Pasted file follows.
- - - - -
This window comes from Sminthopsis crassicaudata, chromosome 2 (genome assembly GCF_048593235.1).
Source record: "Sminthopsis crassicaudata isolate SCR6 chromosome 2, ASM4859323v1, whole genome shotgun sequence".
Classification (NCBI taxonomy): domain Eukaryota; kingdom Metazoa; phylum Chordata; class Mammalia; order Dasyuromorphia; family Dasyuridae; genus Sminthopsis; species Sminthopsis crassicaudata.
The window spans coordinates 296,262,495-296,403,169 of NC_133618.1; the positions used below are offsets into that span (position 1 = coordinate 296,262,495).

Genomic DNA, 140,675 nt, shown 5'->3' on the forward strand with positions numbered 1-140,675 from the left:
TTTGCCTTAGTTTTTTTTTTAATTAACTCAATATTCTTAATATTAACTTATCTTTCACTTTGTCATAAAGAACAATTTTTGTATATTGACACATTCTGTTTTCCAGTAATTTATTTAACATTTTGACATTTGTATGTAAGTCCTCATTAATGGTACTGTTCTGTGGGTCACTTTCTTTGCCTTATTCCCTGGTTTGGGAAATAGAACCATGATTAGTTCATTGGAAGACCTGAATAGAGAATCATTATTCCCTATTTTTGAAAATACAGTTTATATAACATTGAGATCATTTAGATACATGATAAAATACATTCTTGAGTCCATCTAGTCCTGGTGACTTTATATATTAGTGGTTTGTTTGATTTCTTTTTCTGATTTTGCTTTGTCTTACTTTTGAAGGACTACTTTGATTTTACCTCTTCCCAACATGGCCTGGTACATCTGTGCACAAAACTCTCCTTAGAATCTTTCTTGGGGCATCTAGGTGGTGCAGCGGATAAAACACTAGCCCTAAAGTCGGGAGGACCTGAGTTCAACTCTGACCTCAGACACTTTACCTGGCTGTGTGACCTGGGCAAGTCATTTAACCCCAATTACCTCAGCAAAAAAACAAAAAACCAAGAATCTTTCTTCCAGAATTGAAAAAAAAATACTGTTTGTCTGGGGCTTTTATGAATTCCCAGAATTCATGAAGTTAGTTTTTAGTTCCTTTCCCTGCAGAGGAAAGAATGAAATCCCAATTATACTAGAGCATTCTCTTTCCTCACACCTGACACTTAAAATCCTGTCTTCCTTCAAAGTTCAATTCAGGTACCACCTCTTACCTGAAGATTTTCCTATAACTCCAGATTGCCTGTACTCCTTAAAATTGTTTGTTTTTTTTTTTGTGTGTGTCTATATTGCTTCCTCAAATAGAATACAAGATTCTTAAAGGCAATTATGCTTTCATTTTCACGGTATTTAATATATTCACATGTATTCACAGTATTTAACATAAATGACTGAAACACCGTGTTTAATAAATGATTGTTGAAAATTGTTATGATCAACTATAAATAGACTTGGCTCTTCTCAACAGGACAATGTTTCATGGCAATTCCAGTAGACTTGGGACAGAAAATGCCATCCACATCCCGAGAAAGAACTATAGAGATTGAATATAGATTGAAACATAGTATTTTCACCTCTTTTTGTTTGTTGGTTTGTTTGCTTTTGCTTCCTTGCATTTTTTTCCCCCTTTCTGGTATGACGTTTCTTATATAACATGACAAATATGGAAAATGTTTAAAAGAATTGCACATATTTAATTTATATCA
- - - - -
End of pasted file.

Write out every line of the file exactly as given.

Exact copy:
This window comes from Sminthopsis crassicaudata, chromosome 2 (genome assembly GCF_048593235.1).
Source record: "Sminthopsis crassicaudata isolate SCR6 chromosome 2, ASM4859323v1, whole genome shotgun sequence".
Classification (NCBI taxonomy): domain Eukaryota; kingdom Metazoa; phylum Chordata; class Mammalia; order Dasyuromorphia; family Dasyuridae; genus Sminthopsis; species Sminthopsis crassicaudata.
The window spans coordinates 296,262,495-296,403,169 of NC_133618.1; the positions used below are offsets into that span (position 1 = coordinate 296,262,495).

Genomic DNA, 140,675 nt, shown 5'->3' on the forward strand with positions numbered 1-140,675 from the left:
TTTGCCTTAGTTTTTTTTTTAATTAACTCAATATTCTTAATATTAACTTATCTTTCACTTTGTCATAAAGAACAATTTTTGTATATTGACACATTCTGTTTTCCAGTAATTTATTTAACATTTTGACATTTGTATGTAAGTCCTCATTAATGGTACTGTTCTGTGGGTCACTTTCTTTGCCTTATTCCCTGGTTTGGGAAATAGAACCATGATTAGTTCATTGGAAGACCTGAATAGAGAATCATTATTCCCTATTTTTGAAAATACAGTTTATATAACATTGAGATCATTTAGATACATGATAAAATACATTCTTGAGTCCATCTAGTCCTGGTGACTTTATATATTAGTGGTTTGTTTGATTTCTTTTTCTGATTTTGCTTTGTCTTACTTTTGAAGGACTACTTTGATTTTACCTCTTCCCAACATGGCCTGGTACATCTGTGCACAAAACTCTCCTTAGAATCTTTCTTGGGGCATCTAGGTGGTGCAGCGGATAAAACACTAGCCCTAAAGTCGGGAGGACCTGAGTTCAACTCTGACCTCAGACACTTTACCTGGCTGTGTGACCTGGGCAAGTCATTTAACCCCAATTACCTCAGCAAAAAAACAAAAAACCAAGAATCTTTCTTCCAGAATTGAAAAAAAAATACTGTTTGTCTGGGGCTTTTATGAATTCCCAGAATTCATGAAGTTAGTTTTTAGTTCCTTTCCCTGCAGAGGAAAGAATGAAATCCCAATTATACTAGAGCATTCTCTTTCCTCACACCTGACACTTAAAATCCTGTCTTCCTTCAAAGTTCAATTCAGGTACCACCTCTTACCTGAAGATTTTCCTATAACTCCAGATTGCCTGTACTCCTTAAAATTGTTTGTTTTTTTTTTTGTGTGTGTCTATATTGCTTCCTCAAATAGAATACAAGATTCTTAAAGGCAATTATGCTTTCATTTTCACGGTATTTAATATATTCACATGTATTCACAGTATTTAACATAAATGACTGAAACACCGTGTTTAATAAATGATTGTTGAAAATTGTTATGATCAACTATAAATAGACTTGGCTCTTCTCAACAGGACAATGTTTCATGGCAATTCCAGTAGACTTGGGACAGAAAATGCCATCCACATCCCGAGAAAGAACTATAGAGATTGAATATAGATTGAAACATAGTATTTTCACCTCTTTTTGTTTGTTGGTTTGTTTGCTTTTGCTTCCTTGCATTTTTTTCCCCCTTTCTGGTATGACGTTTCTTATATAACATGACAAATATGGAAAATGTTTAAAAGAATTGCACATATTTAATTTATATCA